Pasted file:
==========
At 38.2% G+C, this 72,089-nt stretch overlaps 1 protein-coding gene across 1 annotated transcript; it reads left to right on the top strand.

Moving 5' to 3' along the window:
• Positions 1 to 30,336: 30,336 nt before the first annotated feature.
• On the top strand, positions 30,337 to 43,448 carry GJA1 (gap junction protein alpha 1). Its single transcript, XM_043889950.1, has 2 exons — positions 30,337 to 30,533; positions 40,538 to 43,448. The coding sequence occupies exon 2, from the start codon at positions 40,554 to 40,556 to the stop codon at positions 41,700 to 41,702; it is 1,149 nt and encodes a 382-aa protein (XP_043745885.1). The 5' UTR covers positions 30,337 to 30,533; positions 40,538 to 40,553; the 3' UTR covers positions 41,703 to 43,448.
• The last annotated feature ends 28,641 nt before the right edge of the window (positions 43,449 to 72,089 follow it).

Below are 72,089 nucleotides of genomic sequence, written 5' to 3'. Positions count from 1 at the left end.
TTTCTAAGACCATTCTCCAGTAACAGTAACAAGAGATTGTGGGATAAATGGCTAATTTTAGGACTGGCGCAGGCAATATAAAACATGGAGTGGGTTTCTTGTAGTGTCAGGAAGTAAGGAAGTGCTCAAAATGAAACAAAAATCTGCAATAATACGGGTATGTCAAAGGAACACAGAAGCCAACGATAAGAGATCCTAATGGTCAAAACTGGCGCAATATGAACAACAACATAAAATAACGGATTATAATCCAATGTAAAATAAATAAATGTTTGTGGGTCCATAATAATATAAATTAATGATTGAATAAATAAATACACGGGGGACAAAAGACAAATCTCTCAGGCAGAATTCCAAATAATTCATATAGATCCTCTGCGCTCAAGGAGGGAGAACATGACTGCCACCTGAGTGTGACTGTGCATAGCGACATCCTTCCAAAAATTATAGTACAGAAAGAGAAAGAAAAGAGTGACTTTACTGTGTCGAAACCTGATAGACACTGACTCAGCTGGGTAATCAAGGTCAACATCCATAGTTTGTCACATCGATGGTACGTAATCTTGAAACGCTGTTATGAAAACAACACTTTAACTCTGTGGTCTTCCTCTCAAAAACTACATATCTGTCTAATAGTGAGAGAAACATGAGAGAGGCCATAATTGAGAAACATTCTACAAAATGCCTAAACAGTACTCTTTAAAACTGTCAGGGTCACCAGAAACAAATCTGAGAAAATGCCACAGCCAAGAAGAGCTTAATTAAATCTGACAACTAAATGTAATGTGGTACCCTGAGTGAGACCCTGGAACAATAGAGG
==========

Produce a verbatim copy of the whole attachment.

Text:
At 38.2% G+C, this 72,089-nt stretch overlaps 1 protein-coding gene across 1 annotated transcript; it reads left to right on the top strand.

Moving 5' to 3' along the window:
• Positions 1 to 30,336: 30,336 nt before the first annotated feature.
• On the top strand, positions 30,337 to 43,448 carry GJA1 (gap junction protein alpha 1). Its single transcript, XM_043889950.1, has 2 exons — positions 30,337 to 30,533; positions 40,538 to 43,448. The coding sequence occupies exon 2, from the start codon at positions 40,554 to 40,556 to the stop codon at positions 41,700 to 41,702; it is 1,149 nt and encodes a 382-aa protein (XP_043745885.1). The 5' UTR covers positions 30,337 to 30,533; positions 40,538 to 40,553; the 3' UTR covers positions 41,703 to 43,448.
• The last annotated feature ends 28,641 nt before the right edge of the window (positions 43,449 to 72,089 follow it).

Below are 72,089 nucleotides of genomic sequence, written 5' to 3'. Positions count from 1 at the left end.
TTTCTAAGACCATTCTCCAGTAACAGTAACAAGAGATTGTGGGATAAATGGCTAATTTTAGGACTGGCGCAGGCAATATAAAACATGGAGTGGGTTTCTTGTAGTGTCAGGAAGTAAGGAAGTGCTCAAAATGAAACAAAAATCTGCAATAATACGGGTATGTCAAAGGAACACAGAAGCCAACGATAAGAGATCCTAATGGTCAAAACTGGCGCAATATGAACAACAACATAAAATAACGGATTATAATCCAATGTAAAATAAATAAATGTTTGTGGGTCCATAATAATATAAATTAATGATTGAATAAATAAATACACGGGGGACAAAAGACAAATCTCTCAGGCAGAATTCCAAATAATTCATATAGATCCTCTGCGCTCAAGGAGGGAGAACATGACTGCCACCTGAGTGTGACTGTGCATAGCGACATCCTTCCAAAAATTATAGTACAGAAAGAGAAAGAAAAGAGTGACTTTACTGTGTCGAAACCTGATAGACACTGACTCAGCTGGGTAATCAAGGTCAACATCCATAGTTTGTCACATCGATGGTACGTAATCTTGAAACGCTGTTATGAAAACAACACTTTAACTCTGTGGTCTTCCTCTCAAAAACTACATATCTGTCTAATAGTGAGAGAAACATGAGAGAGGCCATAATTGAGAAACATTCTACAAAATGCCTAAACAGTACTCTTTAAAACTGTCAGGGTCACCAGAAACAAATCTGAGAAAATGCCACAGCCAAGAAGAGCTTAATTAAATCTGACAACTAAATGTAATGTGGTACCCTGAGTGAGACCCTGGAACAATAGAGG